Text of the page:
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(Photo: Justin Kaneps/Surface)

San Francisco

Snøhetta continues to impress with its knack for knowing how people filter through space. With the same know-how the firm brought to New York’s ongoing Times Square reconstruction, here they’ve tweaked the flow of visitors through SFMoMA’s 1995 Mario Botta-designed building with their addition. It’s not a perfect fix. The site is cramped to begin with—and Snøhetta’s going higher doesn’t necessarily make it better—but it’s a smart one, and one that makes the museum experience extremely pleasurable. For the most part, Snøhetta’s work disappears, as it should in an institution with such an impressive permanent collection. —SB
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(Photo: Stefano Graziani)

Kunstmuseum Basel
Christ & Gantenbein
Basel, Switzerland

Proving that Herzog & de Meuron isn’t the only game in town when it comes to museum design, Basel-based Christ & Gantenbein completed a duo of projects this year: a severe concrete addition to the National Museum Zurich and the equally hard-edged but comparatively yielding Kunstmuseum Basel. The latter adds to the museum’s 1936 building, a fairly fascist structure mixing modernism with classical motifs, designed in part by Rudolf Christ, great uncle of Christ & Gantenbein’s Emanuel. Connected to the existing structure beneath a street, the addition matches the older building’s roof height and blends well with the neighborhood. Its facade of grey brick bands is handsome but stingy when it comes to windows. Inside, an imposing marble stair shows that monumentality still runs in the family. —WH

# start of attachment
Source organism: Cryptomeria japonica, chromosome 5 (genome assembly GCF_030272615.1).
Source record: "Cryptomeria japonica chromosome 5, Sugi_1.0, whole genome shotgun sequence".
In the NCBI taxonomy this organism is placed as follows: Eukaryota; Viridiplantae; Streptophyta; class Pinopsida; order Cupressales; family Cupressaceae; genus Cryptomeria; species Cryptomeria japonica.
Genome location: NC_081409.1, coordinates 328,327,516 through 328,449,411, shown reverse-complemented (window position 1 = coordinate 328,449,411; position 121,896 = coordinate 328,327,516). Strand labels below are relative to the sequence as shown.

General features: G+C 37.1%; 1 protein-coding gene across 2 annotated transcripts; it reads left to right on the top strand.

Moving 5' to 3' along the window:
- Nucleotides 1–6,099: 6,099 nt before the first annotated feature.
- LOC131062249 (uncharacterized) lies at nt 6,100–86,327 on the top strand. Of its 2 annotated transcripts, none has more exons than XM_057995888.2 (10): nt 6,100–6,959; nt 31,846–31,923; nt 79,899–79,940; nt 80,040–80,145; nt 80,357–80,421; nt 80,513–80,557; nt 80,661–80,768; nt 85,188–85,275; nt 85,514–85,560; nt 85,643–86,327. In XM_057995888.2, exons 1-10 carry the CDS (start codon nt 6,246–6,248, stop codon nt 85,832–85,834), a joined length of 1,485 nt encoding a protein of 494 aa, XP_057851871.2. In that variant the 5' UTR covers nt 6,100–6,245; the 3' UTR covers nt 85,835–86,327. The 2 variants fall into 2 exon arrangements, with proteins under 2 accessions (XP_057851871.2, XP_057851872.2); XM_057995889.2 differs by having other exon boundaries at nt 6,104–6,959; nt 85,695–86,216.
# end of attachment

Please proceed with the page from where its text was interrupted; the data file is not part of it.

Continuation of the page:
(Photo: Courtesy WXY Architecture + Urban Design)

Manhattan Districts 1/2/5 Garage and Salt Shed
Dattner Architects